• Oh yes, my mother had them and now I do. I live in Colorado and very easy to grow and very delicious!

    • Sueann, Yes I do have them. If you can send me an email, we can talk.

  6. Wherecan I find gooseberry plants in colorado

  7. Part of my family comes from parts of Austria and Germany. When I was younger I remember being on the family farm where they grew a certain kind of berry. They looked like small black currants, had a sweet taste, but were gritty in texture, and my family always baked them into pies. I vaguely recall asking my grandmother what they were called, and she said “swatstinger berries”. I have absolutely no idea if that’s anywhere near the correct spelling. I have tried finding them, but so far have had zero luck finding anything by that name. Have you ever heard of anything like that?

    • Claire, I have never encountered berries with that name or anything similar. The term Schwarzbeeren is used in different regional dialects for blackberries, black currants, blueberries or black mulberries but none of these fits your description. The only other possibility could be that it was jostaberries which are a cross between black currants and gooseberries, they are black like black currants but have the size of gooseberries and because of the seeds they are gritty and usually used for jams.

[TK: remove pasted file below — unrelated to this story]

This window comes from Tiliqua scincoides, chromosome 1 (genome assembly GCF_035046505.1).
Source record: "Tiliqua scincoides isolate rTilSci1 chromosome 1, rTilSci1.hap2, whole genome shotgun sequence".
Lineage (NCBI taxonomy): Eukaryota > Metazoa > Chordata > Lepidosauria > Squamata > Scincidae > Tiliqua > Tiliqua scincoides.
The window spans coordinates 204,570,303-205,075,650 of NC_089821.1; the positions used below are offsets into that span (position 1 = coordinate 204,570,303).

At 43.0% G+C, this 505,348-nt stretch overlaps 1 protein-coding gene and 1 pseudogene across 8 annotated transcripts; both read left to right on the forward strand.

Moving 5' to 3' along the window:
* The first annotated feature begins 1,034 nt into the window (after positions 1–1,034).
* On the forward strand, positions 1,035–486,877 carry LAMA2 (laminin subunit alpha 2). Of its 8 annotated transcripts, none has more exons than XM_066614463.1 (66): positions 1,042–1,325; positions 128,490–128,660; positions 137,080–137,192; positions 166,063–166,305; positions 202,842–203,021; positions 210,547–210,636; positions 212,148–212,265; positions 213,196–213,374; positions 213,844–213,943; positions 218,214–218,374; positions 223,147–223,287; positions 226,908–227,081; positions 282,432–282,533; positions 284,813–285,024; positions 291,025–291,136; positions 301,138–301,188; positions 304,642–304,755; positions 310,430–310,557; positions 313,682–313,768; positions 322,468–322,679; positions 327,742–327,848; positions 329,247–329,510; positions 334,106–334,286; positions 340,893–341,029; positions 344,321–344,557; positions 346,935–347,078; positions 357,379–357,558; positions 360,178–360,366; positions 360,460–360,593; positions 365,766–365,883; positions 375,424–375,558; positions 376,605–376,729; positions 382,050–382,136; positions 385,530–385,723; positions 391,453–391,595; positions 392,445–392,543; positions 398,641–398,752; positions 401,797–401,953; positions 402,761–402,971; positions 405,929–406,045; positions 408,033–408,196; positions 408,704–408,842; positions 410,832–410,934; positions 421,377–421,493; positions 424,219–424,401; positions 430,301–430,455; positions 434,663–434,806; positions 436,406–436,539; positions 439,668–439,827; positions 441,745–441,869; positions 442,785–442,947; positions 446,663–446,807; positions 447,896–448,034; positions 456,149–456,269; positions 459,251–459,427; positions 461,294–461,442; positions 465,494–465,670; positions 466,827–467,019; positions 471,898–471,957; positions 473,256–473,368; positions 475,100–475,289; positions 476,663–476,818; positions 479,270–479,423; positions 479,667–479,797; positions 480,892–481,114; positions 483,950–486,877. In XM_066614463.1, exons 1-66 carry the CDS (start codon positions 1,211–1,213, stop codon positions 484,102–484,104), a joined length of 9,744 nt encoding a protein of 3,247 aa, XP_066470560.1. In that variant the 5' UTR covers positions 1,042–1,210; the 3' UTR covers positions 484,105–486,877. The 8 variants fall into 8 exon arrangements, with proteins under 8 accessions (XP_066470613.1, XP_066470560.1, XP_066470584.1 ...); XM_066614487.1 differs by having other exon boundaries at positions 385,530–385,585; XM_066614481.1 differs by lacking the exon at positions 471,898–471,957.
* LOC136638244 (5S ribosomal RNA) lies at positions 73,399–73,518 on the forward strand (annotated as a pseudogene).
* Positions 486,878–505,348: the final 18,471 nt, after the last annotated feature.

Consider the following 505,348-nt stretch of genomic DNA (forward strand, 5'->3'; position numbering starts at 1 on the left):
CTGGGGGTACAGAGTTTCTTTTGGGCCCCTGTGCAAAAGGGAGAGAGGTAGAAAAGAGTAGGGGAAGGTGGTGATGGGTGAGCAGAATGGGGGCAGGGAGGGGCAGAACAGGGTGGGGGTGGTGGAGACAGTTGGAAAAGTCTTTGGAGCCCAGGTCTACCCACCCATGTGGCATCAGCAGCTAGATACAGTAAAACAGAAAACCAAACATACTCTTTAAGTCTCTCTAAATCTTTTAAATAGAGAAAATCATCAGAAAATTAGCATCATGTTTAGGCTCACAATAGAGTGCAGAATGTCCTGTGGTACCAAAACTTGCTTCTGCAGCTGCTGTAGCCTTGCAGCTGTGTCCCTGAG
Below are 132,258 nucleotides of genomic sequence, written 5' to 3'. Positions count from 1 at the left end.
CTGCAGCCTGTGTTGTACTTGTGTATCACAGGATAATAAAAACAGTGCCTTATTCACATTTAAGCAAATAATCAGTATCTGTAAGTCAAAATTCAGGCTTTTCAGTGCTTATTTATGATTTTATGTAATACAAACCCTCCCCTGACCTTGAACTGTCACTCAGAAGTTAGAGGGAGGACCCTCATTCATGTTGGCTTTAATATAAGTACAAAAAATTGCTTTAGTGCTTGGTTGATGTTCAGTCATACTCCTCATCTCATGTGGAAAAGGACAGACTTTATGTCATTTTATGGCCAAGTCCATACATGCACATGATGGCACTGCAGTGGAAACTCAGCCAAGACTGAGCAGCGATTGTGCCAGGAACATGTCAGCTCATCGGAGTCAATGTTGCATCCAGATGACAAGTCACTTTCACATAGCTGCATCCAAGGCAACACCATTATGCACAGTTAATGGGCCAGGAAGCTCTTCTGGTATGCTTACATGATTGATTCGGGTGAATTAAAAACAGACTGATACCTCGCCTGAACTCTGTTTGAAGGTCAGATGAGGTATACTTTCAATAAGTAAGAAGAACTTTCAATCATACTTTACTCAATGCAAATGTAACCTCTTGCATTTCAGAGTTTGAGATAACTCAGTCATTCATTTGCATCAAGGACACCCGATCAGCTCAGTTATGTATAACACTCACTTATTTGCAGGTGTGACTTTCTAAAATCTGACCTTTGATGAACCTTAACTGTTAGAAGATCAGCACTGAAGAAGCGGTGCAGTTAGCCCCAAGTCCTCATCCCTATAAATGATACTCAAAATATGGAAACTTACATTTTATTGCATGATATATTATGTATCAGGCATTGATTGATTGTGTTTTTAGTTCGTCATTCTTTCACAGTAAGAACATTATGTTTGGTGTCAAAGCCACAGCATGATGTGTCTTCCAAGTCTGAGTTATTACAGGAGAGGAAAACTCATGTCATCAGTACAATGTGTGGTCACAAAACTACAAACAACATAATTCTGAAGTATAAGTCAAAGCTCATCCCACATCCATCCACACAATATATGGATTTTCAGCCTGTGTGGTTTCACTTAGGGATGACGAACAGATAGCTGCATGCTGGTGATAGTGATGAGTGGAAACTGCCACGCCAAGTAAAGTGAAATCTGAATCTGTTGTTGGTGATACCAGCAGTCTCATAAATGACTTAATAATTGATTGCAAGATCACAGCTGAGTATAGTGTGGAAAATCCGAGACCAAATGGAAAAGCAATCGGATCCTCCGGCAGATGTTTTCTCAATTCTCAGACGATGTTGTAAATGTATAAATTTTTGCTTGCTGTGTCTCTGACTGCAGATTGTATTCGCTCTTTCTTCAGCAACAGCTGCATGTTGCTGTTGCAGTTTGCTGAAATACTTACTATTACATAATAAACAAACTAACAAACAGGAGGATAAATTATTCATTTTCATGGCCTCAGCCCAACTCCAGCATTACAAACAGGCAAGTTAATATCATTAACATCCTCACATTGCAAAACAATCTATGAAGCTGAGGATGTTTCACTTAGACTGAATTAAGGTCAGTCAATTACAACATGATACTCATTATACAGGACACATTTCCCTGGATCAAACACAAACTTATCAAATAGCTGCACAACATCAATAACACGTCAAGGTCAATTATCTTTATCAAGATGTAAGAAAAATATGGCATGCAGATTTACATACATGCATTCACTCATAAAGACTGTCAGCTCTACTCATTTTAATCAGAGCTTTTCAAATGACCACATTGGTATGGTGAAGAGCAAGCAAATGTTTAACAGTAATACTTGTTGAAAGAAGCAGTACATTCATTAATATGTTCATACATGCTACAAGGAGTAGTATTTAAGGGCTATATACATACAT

8. I lived in Germany when I was a child and in the Base housing their was a bush with hard red berries with itchy orange seeds. As kids we called them itchy Berries and would have wars with them where we’d break them open and throw them at each other (we weren’t very bright). For years I have wondered what are those berries?

    • Those were not berries but rosehips, the seedpods of roses, and the seeds cause itching. The are commonly called “Juckpulver” (itching powder) in German. You were not the only one throwing them at each other and possibly like me, getting in trouble for it 🙂

      • Wow thank you so much i looked up “juckpulver” and as soon as i saw the images was a flood of memories. No wonder i wasnt finding it. All these years we called it a berry and its not one. Thanks again.

Leave a Reply

Fill in your details below or click an icon to log in:

WordPress.com Logo

You are commenting using your WordPress.com account. Log Out /  Change )

Twitter picture

You are commenting using your Twitter account. Log Out /  Change )

Facebook photo

You are commenting using your Facebook account. Log Out /  Change )

Connecting to %s